Hi All, I know many of you like the Turkish poetry I post in translation but here’s a young woman who has been translating Turkish poetry for a few years now and has translated many poets who are not available anywhere else in English. Please read her work and enjoy.

FORGOTTEN HOPES

-Perişan Sofra-

Öldü; ne rüzgârlar girdi içeri,
Ne bir kuş havalandı pencereden.
Öldü; kimse görmedi melekleri;
Sorma nasıl habersiz gitti giden.

Bir uzun sefere çıktı, diyorlar;
Gemiyi gören var mı? hani deniz?
Sen gittin, soframız oldu târumar;
Doğan günü yadırgıyor hâlimiz.

-Cahit Sıtkı Tarancı…

Translation: 

-A Miserable Dining Table-
She died; neither the winds entered inside,
Nor did the birds fly away from the window.
She died; no one saw the angels;
Don’t ask how silently she was gone.
They say she set forth on a long journey;
Has anyone seen the ship? Where is the sea?
You are gone, leaving our dining table miserable;
Our mind can’t accept the newly-born day.

Translated by R. U.

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on Turkey & children

On this day, National Sovereignty & Children’s Day in Turkey, as I sit listening to CSNY Teach Your Children, I think about this country I now live in and the way children are honored here. My mind has many pictures stored away of examples of that. On the metro, for instance, returning Sunday from the airport, I watched as complete strangers showered attention on one child after another, the smiles, the rubbing of hair, the laughter and delight and even participation into the world of a child that united all these people from station to station on the long ride back to Aliağa. It filled me with so many mixed emotions at their communal love and of my own solitary existence. And there I was, reminded in practice by those people on the train, what this holiday is all about.

I remember a time in America growing up when there was an innocence in children’s eyes, when the world was not a hostile, fearful place with potential predators lurking around any corner, behind trees, slipping razor blades into apples on Halloween, poisoning over the counter drugs at pharmacies, luring children to basements and isolated houses to perform their dark, tormented fantasies. So much of what is written now in the US is about abuse in all its forms: sexual, substance, bullying in schoolyards, harassment in the workplace, in schools, racial and ethnic prejudice, diseased minds working their damage on women, the elderly, people of color, and children, especially children, the most vulnerable of all society.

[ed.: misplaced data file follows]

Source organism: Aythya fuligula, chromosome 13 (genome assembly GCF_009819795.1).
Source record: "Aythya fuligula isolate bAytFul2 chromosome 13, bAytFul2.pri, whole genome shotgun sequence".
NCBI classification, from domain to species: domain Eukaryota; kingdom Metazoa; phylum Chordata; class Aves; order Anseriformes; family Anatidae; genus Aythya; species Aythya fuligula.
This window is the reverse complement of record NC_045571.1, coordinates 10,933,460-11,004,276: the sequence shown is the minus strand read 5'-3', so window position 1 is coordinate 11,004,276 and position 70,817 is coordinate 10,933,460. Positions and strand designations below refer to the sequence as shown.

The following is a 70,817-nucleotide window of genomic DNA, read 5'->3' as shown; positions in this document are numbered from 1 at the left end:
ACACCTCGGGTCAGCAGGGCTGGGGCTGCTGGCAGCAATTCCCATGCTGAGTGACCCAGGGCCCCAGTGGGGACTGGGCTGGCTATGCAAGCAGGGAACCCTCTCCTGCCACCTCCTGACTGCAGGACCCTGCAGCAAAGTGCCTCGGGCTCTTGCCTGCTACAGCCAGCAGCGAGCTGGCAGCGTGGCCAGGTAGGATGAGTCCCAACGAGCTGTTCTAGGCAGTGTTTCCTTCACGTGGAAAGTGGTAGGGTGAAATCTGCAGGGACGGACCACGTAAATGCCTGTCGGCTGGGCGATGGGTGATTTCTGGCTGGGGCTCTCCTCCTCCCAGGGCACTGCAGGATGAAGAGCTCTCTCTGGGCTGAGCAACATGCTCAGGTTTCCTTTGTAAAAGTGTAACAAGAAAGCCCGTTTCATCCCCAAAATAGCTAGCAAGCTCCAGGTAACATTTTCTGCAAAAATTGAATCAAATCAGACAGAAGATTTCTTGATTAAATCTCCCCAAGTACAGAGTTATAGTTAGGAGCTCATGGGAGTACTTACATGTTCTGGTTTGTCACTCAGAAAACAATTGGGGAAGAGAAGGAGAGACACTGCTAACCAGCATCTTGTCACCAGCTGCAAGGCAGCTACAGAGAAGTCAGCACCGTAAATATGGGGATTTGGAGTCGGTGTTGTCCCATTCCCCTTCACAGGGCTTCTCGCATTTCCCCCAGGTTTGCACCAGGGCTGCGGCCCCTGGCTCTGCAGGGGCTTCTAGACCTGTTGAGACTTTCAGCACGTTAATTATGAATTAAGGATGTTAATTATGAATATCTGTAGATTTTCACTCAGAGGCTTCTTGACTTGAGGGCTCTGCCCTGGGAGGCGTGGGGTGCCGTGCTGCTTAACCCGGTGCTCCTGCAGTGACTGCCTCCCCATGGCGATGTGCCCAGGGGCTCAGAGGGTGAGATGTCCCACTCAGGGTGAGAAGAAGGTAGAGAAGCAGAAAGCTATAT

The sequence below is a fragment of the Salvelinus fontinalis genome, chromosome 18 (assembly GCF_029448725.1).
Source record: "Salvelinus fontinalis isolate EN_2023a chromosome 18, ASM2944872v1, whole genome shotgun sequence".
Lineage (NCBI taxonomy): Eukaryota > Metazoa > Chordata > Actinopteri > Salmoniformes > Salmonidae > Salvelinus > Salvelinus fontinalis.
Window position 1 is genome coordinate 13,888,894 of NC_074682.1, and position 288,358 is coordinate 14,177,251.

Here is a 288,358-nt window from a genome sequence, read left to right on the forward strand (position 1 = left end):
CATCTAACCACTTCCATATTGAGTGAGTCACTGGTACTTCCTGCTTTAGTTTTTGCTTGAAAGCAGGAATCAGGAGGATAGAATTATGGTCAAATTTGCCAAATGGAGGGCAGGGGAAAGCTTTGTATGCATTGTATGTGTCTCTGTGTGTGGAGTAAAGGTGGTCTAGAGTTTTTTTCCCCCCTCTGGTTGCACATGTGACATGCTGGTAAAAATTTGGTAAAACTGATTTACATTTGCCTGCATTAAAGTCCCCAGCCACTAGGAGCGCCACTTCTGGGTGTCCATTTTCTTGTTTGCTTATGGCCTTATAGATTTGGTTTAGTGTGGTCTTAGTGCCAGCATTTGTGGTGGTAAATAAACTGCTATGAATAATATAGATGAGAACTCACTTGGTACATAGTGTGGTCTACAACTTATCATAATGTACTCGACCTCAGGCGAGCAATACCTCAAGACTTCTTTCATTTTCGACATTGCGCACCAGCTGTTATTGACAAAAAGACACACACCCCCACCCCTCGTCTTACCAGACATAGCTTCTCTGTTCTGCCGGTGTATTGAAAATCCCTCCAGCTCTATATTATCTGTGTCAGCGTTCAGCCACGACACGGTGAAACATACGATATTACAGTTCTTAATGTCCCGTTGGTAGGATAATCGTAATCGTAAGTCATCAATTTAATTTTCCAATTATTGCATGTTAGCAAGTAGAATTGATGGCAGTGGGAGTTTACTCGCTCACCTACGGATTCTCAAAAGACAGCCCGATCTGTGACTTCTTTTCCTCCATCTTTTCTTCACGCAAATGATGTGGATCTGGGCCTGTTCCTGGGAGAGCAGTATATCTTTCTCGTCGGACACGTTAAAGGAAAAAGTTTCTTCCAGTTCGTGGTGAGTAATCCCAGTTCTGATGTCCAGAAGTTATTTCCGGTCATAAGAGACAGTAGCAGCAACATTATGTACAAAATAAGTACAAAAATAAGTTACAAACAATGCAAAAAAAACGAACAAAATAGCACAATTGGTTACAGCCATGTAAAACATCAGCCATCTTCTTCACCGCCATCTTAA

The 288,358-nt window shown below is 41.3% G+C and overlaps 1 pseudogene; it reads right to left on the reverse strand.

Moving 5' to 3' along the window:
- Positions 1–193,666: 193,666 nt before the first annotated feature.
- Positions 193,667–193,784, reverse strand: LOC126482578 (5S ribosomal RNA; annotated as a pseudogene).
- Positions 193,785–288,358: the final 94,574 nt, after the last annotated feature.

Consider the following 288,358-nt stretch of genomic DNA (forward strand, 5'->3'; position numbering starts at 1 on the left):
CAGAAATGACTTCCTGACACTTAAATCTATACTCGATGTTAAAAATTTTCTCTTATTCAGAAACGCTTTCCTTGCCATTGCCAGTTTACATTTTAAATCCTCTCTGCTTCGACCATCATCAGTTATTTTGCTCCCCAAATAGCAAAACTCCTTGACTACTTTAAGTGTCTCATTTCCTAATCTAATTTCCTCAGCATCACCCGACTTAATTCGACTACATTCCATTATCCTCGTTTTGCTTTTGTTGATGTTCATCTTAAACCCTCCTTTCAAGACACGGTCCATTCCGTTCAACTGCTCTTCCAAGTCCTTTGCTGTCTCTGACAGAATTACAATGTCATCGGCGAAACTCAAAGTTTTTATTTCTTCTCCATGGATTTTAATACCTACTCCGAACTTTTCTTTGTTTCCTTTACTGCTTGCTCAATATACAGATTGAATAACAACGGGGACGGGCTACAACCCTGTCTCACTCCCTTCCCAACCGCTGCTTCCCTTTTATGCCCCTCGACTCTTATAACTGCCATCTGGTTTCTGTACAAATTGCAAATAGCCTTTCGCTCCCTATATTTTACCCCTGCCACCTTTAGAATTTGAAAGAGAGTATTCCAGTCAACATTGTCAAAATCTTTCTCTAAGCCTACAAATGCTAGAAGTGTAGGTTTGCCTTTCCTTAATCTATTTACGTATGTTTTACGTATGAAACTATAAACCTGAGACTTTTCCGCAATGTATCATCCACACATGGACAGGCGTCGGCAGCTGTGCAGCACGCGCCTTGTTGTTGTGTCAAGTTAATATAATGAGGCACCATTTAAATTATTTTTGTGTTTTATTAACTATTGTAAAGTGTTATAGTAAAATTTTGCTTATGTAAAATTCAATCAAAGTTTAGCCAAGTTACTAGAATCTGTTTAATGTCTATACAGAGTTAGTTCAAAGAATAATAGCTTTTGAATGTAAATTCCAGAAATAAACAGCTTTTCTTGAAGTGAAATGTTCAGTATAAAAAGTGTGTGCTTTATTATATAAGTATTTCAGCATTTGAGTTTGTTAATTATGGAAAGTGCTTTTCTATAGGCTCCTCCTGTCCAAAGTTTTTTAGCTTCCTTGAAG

That is not to say this society is perfect, nor is any society perfect for that matter, but there is a difference here in regards to children that I see on a daily basis. Parents who devote so much attention toward their children which is often neglected by their American counterparts who favor TV as a babysitter and substitute parent too often. And it’s not just parents, but people in general, at parks, cafes, on the street, playgrounds, where adults of all ages and varying circumstances are attentive toward children, and not just Turkish children, but this generosity of spirit extends to the many Syrian children of refugees here, and other foreign nationalities. It is a joy to behold and now, on this holiday, I, too, will venture out on this chilly but sunny day to the park in town, to the seaside, and watch as children are once again the center of attention in this, my Turkish life.